10 Sept 2021

3D printing in a pandemic: Maynooth University’s role

Libfocus is very happy to post the highly commended, and the winning, entries in the 2021 CONUL Library Assistant Awards. 
The first of the Highly Commended posts is by Sheree Yeates, Maynooth University Library

I am a library assistant working in the Library Information and Technology Department (LITD) in Maynooth University Library. Part of my role involves the day to day running of the library makerspace. In this space we provide three Ultimaker 3D printers, one of which can be seen below.

Ultimaker 3 Extended – Picture taken by Marie Cullen

These printers are normally used to print prototypes for students undertaking courses in areas such as Design and Innovation. During summer requests get a bit more fun and less academic like the below baby Yoda which was popular when the Disney show The Mandalorian first aired.

Thingiverse A picture of a 3D printed Baby Yoda

When the Covid-19 pandemic began in early 2020 it soon became apparent that there was a personal protective equipment (PPE) shortage, not only in Ireland but in the world. Little pockets of 3D printer users began to discover that they could aid in the fight against the pandemic, and this soon reached Maynooth University.

A number of people began to look into the possibilities. In discussion with me, Cathal McCauley, Head Librarian of MU Library said that ‘The project came about for a few reasons…the overriding one was the camaraderie of the national response that was very strong in March – June 2020.’ We began a project to create PPE. The project, which was made more difficult by the work from home order began in March 2020. It was a partnership between MU library and the Department of Design Innovation.

Each of the three 3D printers were relocated from the library makerspace for the duration of the project. Two went to Anthony Cleary, Design Studio Manager in the Department of Innovation. Anthony had a number of other printers which he also brought home from the design studio and began to create PPE in the utility room of his home. The third printer went to the University Librarian’s Cathal McCauley’s home.

Maynooth University

The process of printing is a simple enough one once you have done it a couple of times and have gotten used to the procedures. I provided brief initial training over Microsoft Teams and Cathal and his four children were ready to get printing. Cathal mentioned afterwards that ‘I think one thing the whole experience highlighted was the user-friendliness of 3-D printing. With some help from you (the author) and Anthony Cleary, inexperienced people like my kids and I were able to produce the content and repair the printers as we learnt about things like cold pulls and base plate levelling.’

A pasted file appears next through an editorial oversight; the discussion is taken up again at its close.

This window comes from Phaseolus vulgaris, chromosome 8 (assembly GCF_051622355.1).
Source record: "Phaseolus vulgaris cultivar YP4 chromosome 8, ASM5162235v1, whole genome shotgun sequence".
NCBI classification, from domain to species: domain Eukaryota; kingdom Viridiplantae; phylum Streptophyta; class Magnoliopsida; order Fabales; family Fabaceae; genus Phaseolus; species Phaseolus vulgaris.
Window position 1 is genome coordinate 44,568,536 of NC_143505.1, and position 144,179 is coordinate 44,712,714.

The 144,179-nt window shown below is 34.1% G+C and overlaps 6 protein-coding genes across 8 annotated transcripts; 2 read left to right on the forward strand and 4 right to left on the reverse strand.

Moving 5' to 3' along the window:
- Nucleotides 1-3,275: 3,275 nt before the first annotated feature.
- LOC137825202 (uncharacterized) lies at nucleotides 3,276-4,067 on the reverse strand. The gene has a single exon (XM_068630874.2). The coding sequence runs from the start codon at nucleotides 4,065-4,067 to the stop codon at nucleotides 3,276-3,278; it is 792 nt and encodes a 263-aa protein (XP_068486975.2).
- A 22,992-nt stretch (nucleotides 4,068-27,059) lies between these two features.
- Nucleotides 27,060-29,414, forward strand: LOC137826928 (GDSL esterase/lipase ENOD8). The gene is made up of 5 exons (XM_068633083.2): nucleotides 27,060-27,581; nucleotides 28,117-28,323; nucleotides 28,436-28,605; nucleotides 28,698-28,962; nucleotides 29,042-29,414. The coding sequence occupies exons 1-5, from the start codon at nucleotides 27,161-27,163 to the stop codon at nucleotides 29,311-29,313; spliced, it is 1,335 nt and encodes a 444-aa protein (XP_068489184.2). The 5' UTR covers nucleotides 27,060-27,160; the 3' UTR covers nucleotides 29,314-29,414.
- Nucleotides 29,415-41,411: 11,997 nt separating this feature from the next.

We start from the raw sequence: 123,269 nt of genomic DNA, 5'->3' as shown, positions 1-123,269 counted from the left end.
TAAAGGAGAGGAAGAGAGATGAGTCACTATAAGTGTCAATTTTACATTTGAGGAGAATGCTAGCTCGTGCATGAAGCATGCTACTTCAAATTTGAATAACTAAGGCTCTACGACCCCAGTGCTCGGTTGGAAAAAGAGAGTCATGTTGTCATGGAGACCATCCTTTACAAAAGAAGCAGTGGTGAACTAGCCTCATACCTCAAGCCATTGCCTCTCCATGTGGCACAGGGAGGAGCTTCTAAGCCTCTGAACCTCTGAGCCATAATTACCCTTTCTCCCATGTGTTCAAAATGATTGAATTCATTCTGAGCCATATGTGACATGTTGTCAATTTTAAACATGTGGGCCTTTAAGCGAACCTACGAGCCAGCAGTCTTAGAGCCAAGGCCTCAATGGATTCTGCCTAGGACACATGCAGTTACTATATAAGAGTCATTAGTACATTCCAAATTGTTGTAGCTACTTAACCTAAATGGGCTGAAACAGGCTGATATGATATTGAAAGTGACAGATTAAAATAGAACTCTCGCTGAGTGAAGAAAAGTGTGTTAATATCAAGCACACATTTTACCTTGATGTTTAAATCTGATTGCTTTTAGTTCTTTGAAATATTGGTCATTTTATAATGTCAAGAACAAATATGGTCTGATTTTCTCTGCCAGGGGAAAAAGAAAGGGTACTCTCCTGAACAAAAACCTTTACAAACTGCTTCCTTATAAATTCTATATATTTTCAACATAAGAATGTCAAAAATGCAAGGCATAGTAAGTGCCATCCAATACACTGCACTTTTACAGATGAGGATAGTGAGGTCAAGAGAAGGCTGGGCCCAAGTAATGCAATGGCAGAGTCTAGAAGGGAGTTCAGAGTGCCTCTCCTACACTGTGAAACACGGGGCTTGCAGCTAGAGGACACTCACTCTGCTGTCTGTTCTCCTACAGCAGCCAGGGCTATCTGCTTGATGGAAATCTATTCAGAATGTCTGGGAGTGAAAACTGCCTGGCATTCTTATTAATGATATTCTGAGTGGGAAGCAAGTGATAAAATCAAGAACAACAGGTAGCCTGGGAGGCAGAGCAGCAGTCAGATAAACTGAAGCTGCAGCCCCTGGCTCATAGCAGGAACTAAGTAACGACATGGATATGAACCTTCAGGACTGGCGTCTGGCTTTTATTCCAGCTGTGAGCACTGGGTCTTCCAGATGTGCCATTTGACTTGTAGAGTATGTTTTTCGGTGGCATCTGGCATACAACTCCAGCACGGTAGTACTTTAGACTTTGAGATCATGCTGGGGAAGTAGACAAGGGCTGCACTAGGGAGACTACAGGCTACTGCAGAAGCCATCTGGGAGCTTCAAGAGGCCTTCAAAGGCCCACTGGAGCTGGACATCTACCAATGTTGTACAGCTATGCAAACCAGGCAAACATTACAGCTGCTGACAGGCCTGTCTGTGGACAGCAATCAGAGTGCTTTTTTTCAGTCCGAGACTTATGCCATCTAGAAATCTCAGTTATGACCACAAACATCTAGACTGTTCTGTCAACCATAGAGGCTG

Anthony sourced the files of the PPE that were to be printed. These files were found on websites such as Thingiverse. Thingiverse is a dedicated website with mostly free, open-source 3D print files created by hundreds of different people around the world. All the PPE files were open source and available for anyone to download and use.

Anthony began by printing two different types of visors. To do this he used the 3D printer to create the visor clip and then attached a piece of acetate to create the visor. He also printed face mask extenders to stop the PPE from hurting ears and contactless tools for opening doors.

                                                             Picture taken by Anthony Cleary                                                                         Top left – Contactless Tools, Top right – Face mask extenders, Bottom – visor clip 

Cathal and his children also printed face mask extenders, contactless tools and face mask buttons for a local charity that was making cloth face masks.

Between the two homes, hundreds of visors were printed, more than 1,000 face mask extenders, 200 plus contactless tools and hundreds of facemask buttons were also printed.

The PPE and accessories were delivered to Tallaght hospital over two months. As PPE was needed in many different areas over the pandemic, these were also distributed amongst other areas of the local community. This included local nursing homes, pharmacies, gardaí, paramedics and other frontline workers.

Tallaght Hospital

I felt proud to be part of the effort to bring PPE to those who needed it. Maynooth University’s 3D printing effort even received local and national recognition when Nuacht TG4 came to interview Cathal and his children. They demonstrated on air how the printer worked and how the PPE accessories could be used. Their work was also featured in a Liffey Champion article.


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